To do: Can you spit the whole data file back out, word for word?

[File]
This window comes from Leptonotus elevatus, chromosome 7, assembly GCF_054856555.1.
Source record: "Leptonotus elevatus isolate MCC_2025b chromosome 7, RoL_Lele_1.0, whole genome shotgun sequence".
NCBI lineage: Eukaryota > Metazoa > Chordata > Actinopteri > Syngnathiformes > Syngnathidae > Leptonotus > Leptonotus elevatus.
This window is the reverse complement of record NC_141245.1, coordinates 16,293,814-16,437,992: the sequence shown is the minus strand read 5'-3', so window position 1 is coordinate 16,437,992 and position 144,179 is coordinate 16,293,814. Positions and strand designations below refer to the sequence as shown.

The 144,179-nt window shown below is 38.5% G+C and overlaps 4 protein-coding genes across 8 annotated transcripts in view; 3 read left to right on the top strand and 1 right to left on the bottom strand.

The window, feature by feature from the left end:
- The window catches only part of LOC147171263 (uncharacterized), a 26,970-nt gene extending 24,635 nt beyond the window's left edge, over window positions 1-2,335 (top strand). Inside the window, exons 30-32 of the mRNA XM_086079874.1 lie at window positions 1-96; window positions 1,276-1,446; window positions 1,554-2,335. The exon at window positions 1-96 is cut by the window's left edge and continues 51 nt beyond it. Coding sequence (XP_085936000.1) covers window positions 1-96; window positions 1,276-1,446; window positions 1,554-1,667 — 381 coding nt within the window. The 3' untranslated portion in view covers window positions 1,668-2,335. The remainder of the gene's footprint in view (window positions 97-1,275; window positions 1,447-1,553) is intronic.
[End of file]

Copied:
This window comes from Leptonotus elevatus, chromosome 7, assembly GCF_054856555.1.
Source record: "Leptonotus elevatus isolate MCC_2025b chromosome 7, RoL_Lele_1.0, whole genome shotgun sequence".
NCBI lineage: Eukaryota > Metazoa > Chordata > Actinopteri > Syngnathiformes > Syngnathidae > Leptonotus > Leptonotus elevatus.
This window is the reverse complement of record NC_141245.1, coordinates 16,293,814-16,437,992: the sequence shown is the minus strand read 5'-3', so window position 1 is coordinate 16,437,992 and position 144,179 is coordinate 16,293,814. Positions and strand designations below refer to the sequence as shown.

The 144,179-nt window shown below is 38.5% G+C and overlaps 4 protein-coding genes across 8 annotated transcripts in view; 3 read left to right on the top strand and 1 right to left on the bottom strand.

The window, feature by feature from the left end:
- The window catches only part of LOC147171263 (uncharacterized), a 26,970-nt gene extending 24,635 nt beyond the window's left edge, over window positions 1-2,335 (top strand). Inside the window, exons 30-32 of the mRNA XM_086079874.1 lie at window positions 1-96; window positions 1,276-1,446; window positions 1,554-2,335. The exon at window positions 1-96 is cut by the window's left edge and continues 51 nt beyond it. Coding sequence (XP_085936000.1) covers window positions 1-96; window positions 1,276-1,446; window positions 1,554-1,667 — 381 coding nt within the window. The 3' untranslated portion in view covers window positions 1,668-2,335. The remainder of the gene's footprint in view (window positions 97-1,275; window positions 1,447-1,553) is intronic.